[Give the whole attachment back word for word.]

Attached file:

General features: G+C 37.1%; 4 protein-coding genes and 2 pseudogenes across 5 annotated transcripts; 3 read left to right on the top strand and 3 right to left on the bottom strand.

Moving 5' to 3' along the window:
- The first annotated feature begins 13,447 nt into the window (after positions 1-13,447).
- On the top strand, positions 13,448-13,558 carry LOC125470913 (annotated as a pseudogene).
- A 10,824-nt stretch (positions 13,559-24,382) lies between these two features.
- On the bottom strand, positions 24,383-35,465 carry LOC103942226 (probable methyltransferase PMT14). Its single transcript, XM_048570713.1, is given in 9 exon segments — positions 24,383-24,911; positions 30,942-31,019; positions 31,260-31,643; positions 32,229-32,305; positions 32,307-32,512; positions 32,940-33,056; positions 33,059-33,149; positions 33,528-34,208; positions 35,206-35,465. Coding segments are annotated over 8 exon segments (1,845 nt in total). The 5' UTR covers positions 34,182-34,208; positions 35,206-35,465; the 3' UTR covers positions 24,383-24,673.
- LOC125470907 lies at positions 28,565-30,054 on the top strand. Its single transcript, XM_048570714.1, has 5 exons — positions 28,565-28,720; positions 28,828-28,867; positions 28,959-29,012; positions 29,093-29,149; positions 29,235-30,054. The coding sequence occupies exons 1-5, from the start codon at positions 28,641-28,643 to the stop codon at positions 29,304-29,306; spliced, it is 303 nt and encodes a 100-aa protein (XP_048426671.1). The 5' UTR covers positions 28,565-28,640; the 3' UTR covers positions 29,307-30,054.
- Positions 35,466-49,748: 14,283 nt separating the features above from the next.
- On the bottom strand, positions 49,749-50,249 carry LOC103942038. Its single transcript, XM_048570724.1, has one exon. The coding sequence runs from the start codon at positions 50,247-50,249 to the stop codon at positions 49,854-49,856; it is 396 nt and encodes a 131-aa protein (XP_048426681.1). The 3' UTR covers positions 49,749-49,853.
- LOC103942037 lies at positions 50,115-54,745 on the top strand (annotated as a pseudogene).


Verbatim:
General features: G+C 37.1%; 4 protein-coding genes and 2 pseudogenes across 5 annotated transcripts; 3 read left to right on the top strand and 3 right to left on the bottom strand.

Moving 5' to 3' along the window:
- The first annotated feature begins 13,447 nt into the window (after positions 1-13,447).
- On the top strand, positions 13,448-13,558 carry LOC125470913 (annotated as a pseudogene).
- A 10,824-nt stretch (positions 13,559-24,382) lies between these two features.
- On the bottom strand, positions 24,383-35,465 carry LOC103942226 (probable methyltransferase PMT14). Its single transcript, XM_048570713.1, is given in 9 exon segments — positions 24,383-24,911; positions 30,942-31,019; positions 31,260-31,643; positions 32,229-32,305; positions 32,307-32,512; positions 32,940-33,056; positions 33,059-33,149; positions 33,528-34,208; positions 35,206-35,465. Coding segments are annotated over 8 exon segments (1,845 nt in total). The 5' UTR covers positions 34,182-34,208; positions 35,206-35,465; the 3' UTR covers positions 24,383-24,673.
- LOC125470907 lies at positions 28,565-30,054 on the top strand. Its single transcript, XM_048570714.1, has 5 exons — positions 28,565-28,720; positions 28,828-28,867; positions 28,959-29,012; positions 29,093-29,149; positions 29,235-30,054. The coding sequence occupies exons 1-5, from the start codon at positions 28,641-28,643 to the stop codon at positions 29,304-29,306; spliced, it is 303 nt and encodes a 100-aa protein (XP_048426671.1). The 5' UTR covers positions 28,565-28,640; the 3' UTR covers positions 29,307-30,054.
- Positions 35,466-49,748: 14,283 nt separating the features above from the next.
- On the bottom strand, positions 49,749-50,249 carry LOC103942038. Its single transcript, XM_048570724.1, has one exon. The coding sequence runs from the start codon at positions 50,247-50,249 to the stop codon at positions 49,854-49,856; it is 396 nt and encodes a 131-aa protein (XP_048426681.1). The 3' UTR covers positions 49,749-49,853.
- LOC103942037 lies at positions 50,115-54,745 on the top strand (annotated as a pseudogene).